The cranial nerve examination is often considered one of the most difficult OSCE stations, but with plenty of practice, you’ll be fine. The important thing to remember is that in an OSCE you’ll not be required to complete an entire cranial nerve exam in one station. This guide provides a step by step approach to cranial nerve examination, with an included video demonstration.
Explain the examination – “I’m going to be testing the nerves that supply your face”
Position patient on a chair at eye level – approximately one arm’s length away
Ask if the patient currently has any pain.
Tuning fork (512hz)
Glass of water
Mydriatic eye drops (if necessary)
General appearance – comfortable at rest?
Obvious facial asymmetries?
Position of eyes – normalalignment/strabismus
Ptosis – is this unilateral or bilateral?
Abnormality of speech or voice – dysarthria
Signs around the bed –e.g. hearing aid/glasses
I – Olfactory nerve
Any change in sense of smell? – “Have you noticed any recent change in your sense of smell?”
Olfaction can be tested more formally using different odours, e.g. lemon, or most formally, using the University of Pennsylvania smell identification test. However, this is unlikely to be required in an exam.
II – Optic nerve
Size – normal size varies between individuals and depends on lighting conditions (smaller in bright light, larger in the dark). Pupils are usually small in infancy, larger in adolescence, “normal” size in adulthood and become increasingly smaller in old age.
Shape – pupils should be round – abnormal shapes can be congenital or due to pathology
Symmetry – note any asymmetry between the pupils (anisocoria). This may be longstanding and non-pathological, but may relate to pathology. For example, large and fixed in a CN III palsy, small and reactive in Horner’s syndrome.
Decreased visual acuity has many potential causes:
Ocular media opacities such as cataract or corneal scarring
Retinal diseases such as age-related macular degeneration
Optic nerve (CN II) pathology such as optic neuritis
Lesions higher in the visual pathways
Optic nerve (CN II) pathology usually causes a decrease in acuity in that eye. In comparison, papilloedema (optic disc swelling from raised intracranial pressure), does not usually affect visual acuity until it is at a late stage.
Assessment of visual acuity
1.Stand the patient at 6 metres from the Snellen chart.
2. If the patient normally uses distance glasses, ensure these are worn for the assessment.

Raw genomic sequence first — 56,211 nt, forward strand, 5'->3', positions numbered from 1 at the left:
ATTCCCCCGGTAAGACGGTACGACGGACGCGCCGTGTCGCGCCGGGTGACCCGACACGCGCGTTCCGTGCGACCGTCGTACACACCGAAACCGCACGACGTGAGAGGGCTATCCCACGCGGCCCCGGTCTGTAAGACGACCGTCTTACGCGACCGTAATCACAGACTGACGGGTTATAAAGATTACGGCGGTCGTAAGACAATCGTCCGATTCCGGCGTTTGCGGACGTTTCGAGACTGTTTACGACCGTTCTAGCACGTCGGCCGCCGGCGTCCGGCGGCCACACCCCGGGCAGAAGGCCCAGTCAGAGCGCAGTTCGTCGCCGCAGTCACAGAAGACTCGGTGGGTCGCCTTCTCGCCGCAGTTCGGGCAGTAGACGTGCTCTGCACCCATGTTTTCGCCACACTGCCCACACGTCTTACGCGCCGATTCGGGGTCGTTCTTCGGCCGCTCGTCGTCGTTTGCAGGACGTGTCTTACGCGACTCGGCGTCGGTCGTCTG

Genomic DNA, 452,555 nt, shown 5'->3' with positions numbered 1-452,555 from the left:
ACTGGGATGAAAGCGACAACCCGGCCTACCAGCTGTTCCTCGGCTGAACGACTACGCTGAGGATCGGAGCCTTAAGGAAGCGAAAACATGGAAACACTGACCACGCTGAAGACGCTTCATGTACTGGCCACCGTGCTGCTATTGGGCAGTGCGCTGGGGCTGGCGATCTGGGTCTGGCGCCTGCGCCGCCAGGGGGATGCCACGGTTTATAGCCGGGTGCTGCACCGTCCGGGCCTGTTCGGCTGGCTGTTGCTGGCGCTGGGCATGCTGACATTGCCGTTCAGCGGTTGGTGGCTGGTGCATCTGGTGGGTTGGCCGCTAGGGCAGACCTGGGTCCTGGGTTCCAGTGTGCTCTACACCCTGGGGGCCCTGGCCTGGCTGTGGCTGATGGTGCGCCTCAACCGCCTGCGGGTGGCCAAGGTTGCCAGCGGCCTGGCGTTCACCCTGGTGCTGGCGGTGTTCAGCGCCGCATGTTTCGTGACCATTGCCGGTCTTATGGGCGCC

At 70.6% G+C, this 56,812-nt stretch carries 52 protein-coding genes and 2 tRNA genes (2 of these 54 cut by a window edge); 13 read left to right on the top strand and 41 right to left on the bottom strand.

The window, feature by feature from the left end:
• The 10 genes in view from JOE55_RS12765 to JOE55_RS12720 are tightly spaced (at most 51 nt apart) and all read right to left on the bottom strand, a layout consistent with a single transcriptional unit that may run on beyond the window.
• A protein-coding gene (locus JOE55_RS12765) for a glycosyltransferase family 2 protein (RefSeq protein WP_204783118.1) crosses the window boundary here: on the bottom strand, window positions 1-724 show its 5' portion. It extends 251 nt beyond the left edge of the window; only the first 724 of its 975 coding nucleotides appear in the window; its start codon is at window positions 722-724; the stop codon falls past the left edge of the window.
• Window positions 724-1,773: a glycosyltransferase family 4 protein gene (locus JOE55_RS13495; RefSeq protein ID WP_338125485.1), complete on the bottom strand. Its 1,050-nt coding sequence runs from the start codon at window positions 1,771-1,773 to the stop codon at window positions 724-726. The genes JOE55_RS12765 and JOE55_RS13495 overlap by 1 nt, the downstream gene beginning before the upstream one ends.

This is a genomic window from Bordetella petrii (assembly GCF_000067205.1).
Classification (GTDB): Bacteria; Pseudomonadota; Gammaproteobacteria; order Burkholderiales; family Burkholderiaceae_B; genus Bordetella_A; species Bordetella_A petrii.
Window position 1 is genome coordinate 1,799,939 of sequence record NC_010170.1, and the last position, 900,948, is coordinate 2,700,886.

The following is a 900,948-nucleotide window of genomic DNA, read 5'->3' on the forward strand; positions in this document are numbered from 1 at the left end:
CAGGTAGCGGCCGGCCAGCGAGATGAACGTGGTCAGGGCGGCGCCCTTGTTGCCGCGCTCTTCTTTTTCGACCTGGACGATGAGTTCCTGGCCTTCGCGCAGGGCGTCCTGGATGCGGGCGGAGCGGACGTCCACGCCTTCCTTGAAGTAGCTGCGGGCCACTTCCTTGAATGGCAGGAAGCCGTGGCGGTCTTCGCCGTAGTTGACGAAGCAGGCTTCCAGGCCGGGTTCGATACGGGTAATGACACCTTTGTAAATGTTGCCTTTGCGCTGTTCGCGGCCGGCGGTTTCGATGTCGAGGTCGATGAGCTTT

3. Ask the patient to cover one eye and read the lowest line they are able to.
4.Visual acuity is recorded as chart distance in meters (numerator) over the number of the lowest line read (denominator).
5. Record the lowest line the patient was able to read.
6.If the patient reads the 6/6 line, but gets 2 letters incorrect, you would record as 6/6 (-2).
7. If the patient gets more than 2 letters wrong, then the previous line should be recorded as their acuity.
8. You can have the patient read through a pinhole to see if this improves vision (if vision is improved with pinhole, it suggests there is a refractive element to their poor vision).
9.When recording the vision it should state whether this vision was unaided (UA), with glasses or with pinhole (PH).
10.Repeat above steps with the other eye.
If the patient is unable to read the top line at 6 metres (even with pinhole) move through the following steps as necessary:
1. Reduce the distance to 3 metres from the Snellen chart (the acuity would then be recorded as 3/denominator).
2. Reduce the distance to 1 metre from the Snellen chart (1/denominator).
3. Assess if they can count the number of fingers you’re holding up (recorded as “Counting Fingers” or “CF”).
4. Assess if they can see gross hand movements (recorded as “Hand Movements” or “HM”).
5. Assess if they can detect light from a pen torch shone into each eye (“Perception of Light”/”PL” or “No Perception of Light”/”NPL”).
Assess visual acuity.
To best see pupillary reflexes the room should be dimly lit.
Direct pupillary reflex (afferent CN II, efferent CN III)
Shine a light into the pupil and observe constriction of that pupil.
Sluggish reaction or lack of constriction may suggest pathology –optic nerve / brain stem / drugs
Consensual pupillary reflex
Again shine a light into the pupil, but this time observe the contralateral pupil.
A normal consensual response involves the contralateral pupil constricting.
Lack of a normal consensual response may suggest:
Damage to one or both optic nerves
Damage to the Edinger-Westphal nucleus